The Tibetans, on the other hand, mostly live in the mountainous autonomous region of Tibet (西藏, xīzàng). They practice Tibetan Buddhism and are well-adapted to living in high altitudes due to the region itself being situated in an area of mountainous terrain, spanning over the Himalayas. As Tibet comprises mainly of native Tibetans and not Han Chinese, the Chinese central government has also assigned Tibet to be an autonomous region, bearing the official name of Tibet Autonomous Region (西藏自治区, xīzàng zìzhìqū).

The reverse side illustrates the Wu Gorge (巫峡, wūxiá) of the Yangtze River (扬子江, yángzǐ jiāng), which is also known as the Chang Jiang (长江, chángjiāng). The Wu Gorge is one of the renowned Three Gorges (三峡, sānxiá) of China. The Three Gorges boast one of China’s finest and most exquisite natural sceneries, besides being historically and culturally valuable to the Chinese. This picturesque natural tourist attraction runs for approximately 120 km along the Yangtze River in the province of Hubei (湖北, húbĕi). The Wu Gorge, which is the second gorge of the Three Gorges, runs for 45 km along the river and is the most serene among the three.

This is the 10 yuan, or ¥10 banknote. With reference to the obverse side, one can see an elderly Han Chinese man on the left and a young Mongolian on the right.

Well, I don’t think I need to elaborate further on the Han Chinese, which is the dominant ethnic group in modern-day China and the backbone of the ancient Chinese societies. Most of the time, when one refers to a typical Chinese, one is actually referring to a member of the Han Chinese ethnic group. The Mongolians, or Mongols, as the name suggests, are natives of Mongolia, but large numbers of them also dwell in Inner Mongolia Autonomous Region (内蒙古自治区, nèi mĕnggŭ zìzhìqū), which is an autonomous region within Chinese territory.

The reverse side displays a picture of Mount Everest, also known as Mount Qomolangma in Tibetan or Mount Shengmu (圣母峰, shèngmŭ fēng) in Mandarin Chinese. As most of you may already know, Mount Everest is the highest mountain on Earth, measuring about 8848 metres above sea level. It is part of the Himalaya mountain range and stands at the border between Nepal and Tibet Autonomous Region, China. The names “Qomolangma” and “Shengmu” refer to Holy Mother in Tibetan and Mandarin Chinese respectively.

This is the 50 yuan, or ¥50 banknote. Its obverse side displays, from left to right, an intellectual, a farm girl and an industrial male worker.

The reverse side portrays the Hukou Waterfall (壶口瀑布, hŭkŏu pùbù), which is the largest waterfall of the Yellow River or Huanghe (黄河, huánghé). It is located at the border between the provinces of Shanxi (山西, shānxī) and Shaanxi (陕西, shănxī). In Mandarin Chinese, the name of Hukou Waterfall actually means “flask mouth waterfall” due to the shape of the Yellow River at this part resembling that of a water flask.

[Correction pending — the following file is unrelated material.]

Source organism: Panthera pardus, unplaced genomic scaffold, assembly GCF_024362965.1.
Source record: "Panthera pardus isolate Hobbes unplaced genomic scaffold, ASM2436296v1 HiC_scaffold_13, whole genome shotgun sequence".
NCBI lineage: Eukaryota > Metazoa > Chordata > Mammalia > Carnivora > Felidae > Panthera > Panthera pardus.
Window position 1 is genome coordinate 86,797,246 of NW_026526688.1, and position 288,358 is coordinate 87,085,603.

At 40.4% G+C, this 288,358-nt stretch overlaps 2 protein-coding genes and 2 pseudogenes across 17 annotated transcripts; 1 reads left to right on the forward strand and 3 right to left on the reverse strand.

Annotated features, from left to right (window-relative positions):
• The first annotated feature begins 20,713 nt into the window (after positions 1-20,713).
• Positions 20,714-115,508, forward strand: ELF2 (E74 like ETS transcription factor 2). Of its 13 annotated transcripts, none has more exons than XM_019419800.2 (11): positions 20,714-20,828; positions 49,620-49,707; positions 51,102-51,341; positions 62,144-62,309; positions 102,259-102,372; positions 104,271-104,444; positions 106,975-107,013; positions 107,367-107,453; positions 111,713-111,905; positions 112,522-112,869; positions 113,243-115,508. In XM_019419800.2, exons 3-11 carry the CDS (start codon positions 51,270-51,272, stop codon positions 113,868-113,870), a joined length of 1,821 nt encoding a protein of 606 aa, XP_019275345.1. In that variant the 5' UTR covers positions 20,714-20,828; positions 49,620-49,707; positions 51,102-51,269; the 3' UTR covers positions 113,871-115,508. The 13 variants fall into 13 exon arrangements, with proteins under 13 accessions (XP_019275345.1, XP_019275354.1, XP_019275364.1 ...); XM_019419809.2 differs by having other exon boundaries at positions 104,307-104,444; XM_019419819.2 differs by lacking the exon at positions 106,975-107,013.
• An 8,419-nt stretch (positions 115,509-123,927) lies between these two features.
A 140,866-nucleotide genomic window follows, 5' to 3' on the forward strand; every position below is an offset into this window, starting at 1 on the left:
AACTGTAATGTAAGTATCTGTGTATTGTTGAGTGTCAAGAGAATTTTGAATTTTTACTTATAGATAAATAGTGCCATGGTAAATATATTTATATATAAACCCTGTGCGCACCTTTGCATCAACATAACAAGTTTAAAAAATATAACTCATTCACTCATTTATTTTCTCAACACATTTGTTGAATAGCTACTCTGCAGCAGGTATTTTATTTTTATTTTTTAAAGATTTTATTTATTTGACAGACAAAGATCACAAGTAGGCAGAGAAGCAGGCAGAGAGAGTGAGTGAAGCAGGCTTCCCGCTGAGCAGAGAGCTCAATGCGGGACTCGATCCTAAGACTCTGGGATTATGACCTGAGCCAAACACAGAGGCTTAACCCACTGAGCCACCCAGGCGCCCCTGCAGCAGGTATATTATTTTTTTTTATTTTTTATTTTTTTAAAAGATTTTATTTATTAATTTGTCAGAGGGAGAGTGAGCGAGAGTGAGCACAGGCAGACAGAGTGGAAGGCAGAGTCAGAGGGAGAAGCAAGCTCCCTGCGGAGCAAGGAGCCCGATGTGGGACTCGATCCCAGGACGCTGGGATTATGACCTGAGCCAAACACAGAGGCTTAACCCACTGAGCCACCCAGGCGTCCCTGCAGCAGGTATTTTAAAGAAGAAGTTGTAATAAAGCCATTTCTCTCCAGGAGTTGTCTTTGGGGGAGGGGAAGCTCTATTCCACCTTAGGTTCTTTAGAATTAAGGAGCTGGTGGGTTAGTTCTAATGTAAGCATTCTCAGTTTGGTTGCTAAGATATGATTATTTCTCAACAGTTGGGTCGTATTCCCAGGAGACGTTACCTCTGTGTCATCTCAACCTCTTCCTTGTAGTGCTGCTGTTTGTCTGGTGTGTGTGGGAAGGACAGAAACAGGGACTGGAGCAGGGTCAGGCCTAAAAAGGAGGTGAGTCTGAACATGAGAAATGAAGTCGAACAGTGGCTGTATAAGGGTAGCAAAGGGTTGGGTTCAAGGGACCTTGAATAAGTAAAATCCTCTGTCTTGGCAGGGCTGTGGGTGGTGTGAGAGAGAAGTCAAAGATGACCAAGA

Finally, this is the 100 yuan, or ¥100 banknote. The obverse side depicts four prominent leaders of modern China. From the left to right, Zhu De, Liu Shaoqi, Zhou Enlai and Mao Zedong are depicted.

Mao Zedong (毛泽东, máo zédōng) is undoubtedly one of the most influential and controversial figure in modern Chinese history, being the first Chairman of the Communist Party of China, the first President of the People’s Republic of China (PRC) and the leader of the PRC from its establishment in 1949 up to his death in 1976. Zhou Enlai (周恩来, zhōu ēnlái) was the first Premier of the PRC from 1949 up to his death in 1976. Liu Shaoqi (刘少奇, liú shàoqí) was the second President of the PRC from 1959 to 1968, whereas Zhu De (朱德, zhū dé) was the first Vice President of the PRC from 1954 to 1959, as well as an outstanding military commander in the Communist armed forces.

The reverse side shows a picture of the Jinggang Mountains (井冈山, jĭnggāng shān), which are located in the border between the provinces of Jiangxi (江西, jiāngxī) and Hunan. Literally meaning “well ridge mountains” in Mandarin Chinese, the Jinggang Mountains is famed for being the cradle of Chinese revolution. This is so due to the fact that the Jinggang Mountains was the place where the Chinese Red Army (红军, hóngjūn) was effectively founded in 1927 by Mao Zedong and Zhu De. In subsequent years, the Chinese Red Army eventually became the Chinese People’s Liberation Army (中国人民解放军, zhōngguó rénmín jiĕfàng jūn), which is currently the official military organization of the PRC. Besides bearing historical value, the Jinggang Mountains is also the home to an extensive variety of flora and fauna, some of which are rarely found and are near extinction.

This concludes the fourth series of the renminbi banknotes which are currently still legal tender in China. In the next part of this article, I will be covering on the fifth series of the renminbi banknotes.